I had a series of head-colds, exacerbated by allergy problems, for over a month. As is usual with head colds, they made breathing rather challenging. Not “I’m having an anxiety attack and can’t slow down my breathing and this is terrifying” challenging, or “asthma attack from h-ll” or “Wasp sting! Grab the Epi-Pen!” challenging, but difficult. It reminded me that I take breathing easily for granted. I sing semi-professionally, so I tend to pay a wee bit more attention to breathing than many people do, if only because composers like either putting really looooooong notes down low, and quiet, where I have trouble, or write loooooong phrases withe instructions to the effect of “carry through – don’t even think about grabbing a catch breath or else.” I also play piano and organ, but “wind control” there is adjusting valves in the instrument, not on the player.
So, with a stopped up head, sore throat, congested lungs, and generally dim view of whoever passed their cold on to me, I started thinking about breathing.
As an aside, there are some plants that cause suppression of parts of the autonomic nervous system. If your heart goes, too bad. But sometimes it is the breathing that is most affected, and people have described having to lay for hours making themselves inhale and exhale, until the toxin wore off. Scary, yes?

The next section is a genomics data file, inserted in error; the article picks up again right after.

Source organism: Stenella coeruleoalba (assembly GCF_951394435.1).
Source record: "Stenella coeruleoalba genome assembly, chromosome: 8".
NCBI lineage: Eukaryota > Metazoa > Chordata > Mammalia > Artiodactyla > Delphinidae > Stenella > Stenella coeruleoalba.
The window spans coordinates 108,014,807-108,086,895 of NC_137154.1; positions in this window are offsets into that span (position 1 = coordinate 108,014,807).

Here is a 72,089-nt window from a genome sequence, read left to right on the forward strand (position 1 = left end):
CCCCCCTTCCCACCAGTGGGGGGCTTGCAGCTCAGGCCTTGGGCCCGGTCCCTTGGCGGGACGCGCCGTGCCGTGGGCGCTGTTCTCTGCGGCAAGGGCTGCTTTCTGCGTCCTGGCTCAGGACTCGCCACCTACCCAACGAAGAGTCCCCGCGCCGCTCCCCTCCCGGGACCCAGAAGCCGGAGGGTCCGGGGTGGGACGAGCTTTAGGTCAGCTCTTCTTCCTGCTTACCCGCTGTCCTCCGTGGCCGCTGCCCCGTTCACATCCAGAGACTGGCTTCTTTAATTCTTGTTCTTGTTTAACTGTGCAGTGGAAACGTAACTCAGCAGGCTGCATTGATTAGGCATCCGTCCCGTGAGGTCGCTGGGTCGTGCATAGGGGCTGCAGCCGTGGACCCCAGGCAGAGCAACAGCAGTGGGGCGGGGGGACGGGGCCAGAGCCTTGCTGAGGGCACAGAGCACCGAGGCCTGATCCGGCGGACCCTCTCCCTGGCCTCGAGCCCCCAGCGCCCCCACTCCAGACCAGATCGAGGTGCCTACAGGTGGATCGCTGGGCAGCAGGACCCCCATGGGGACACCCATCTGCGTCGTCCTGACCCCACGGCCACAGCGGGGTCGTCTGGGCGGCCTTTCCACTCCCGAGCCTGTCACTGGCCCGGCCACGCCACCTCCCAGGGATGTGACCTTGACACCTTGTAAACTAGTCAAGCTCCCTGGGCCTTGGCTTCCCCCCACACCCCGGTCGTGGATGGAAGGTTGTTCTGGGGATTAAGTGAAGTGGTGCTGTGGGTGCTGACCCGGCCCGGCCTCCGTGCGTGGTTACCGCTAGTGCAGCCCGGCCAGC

People who sing, who do public speaking without benefit of a mic, of who do yoga and certain other disciplines, become aware of different kinds of breathing. Most people tend to breathe mostly with their chest muscles. Singers and others learn to use more of the diaphragm and abdomen in order to get the most inflow and outflow. Exhaling thoroughly feels really strange at first, as if you are a little short of breath, and you want to rush the inhale.
Once you get used to it, it makes an enormous difference in how much “air power” you have available, either for volume or duration. In my case, since I sing choral music, duration is more important. I actually have enough breath control to “whisper sing,” to produce tone at a very, very low volume. This is useful for practicing quietly, and for getting even with conductors and teachers who demand ever quieter sounds. “Yes, ma’am, I’m still singing,” and the people on both sides nod in agreement.
At the worst of the cold, before I gave in and took something to keep my nose open, I was dreadfully aware of breathing and my inability to do same with the usual ease. It was as if I’d flown from San Diego to Santa Fe (7000′ above sea level) , then drove to Los Alamos (8000′ ASL). *gasp, gasp gasp, cough cough, gasp*
It affected my singing, in part because my throat stayed dry and sore, or was irritated by drainage, or both. And not being able to breathe through my nose, plus having crud in my lungs, really cut down on my staying power. “Sure on that shining night of *GAAASSSSSP* stars and shadows made.” Not too melodic, as you can imagine.
And then one day in mid February I inhaled and realized, “Hey! I can breathe normally! Yeah!”
And it was very good.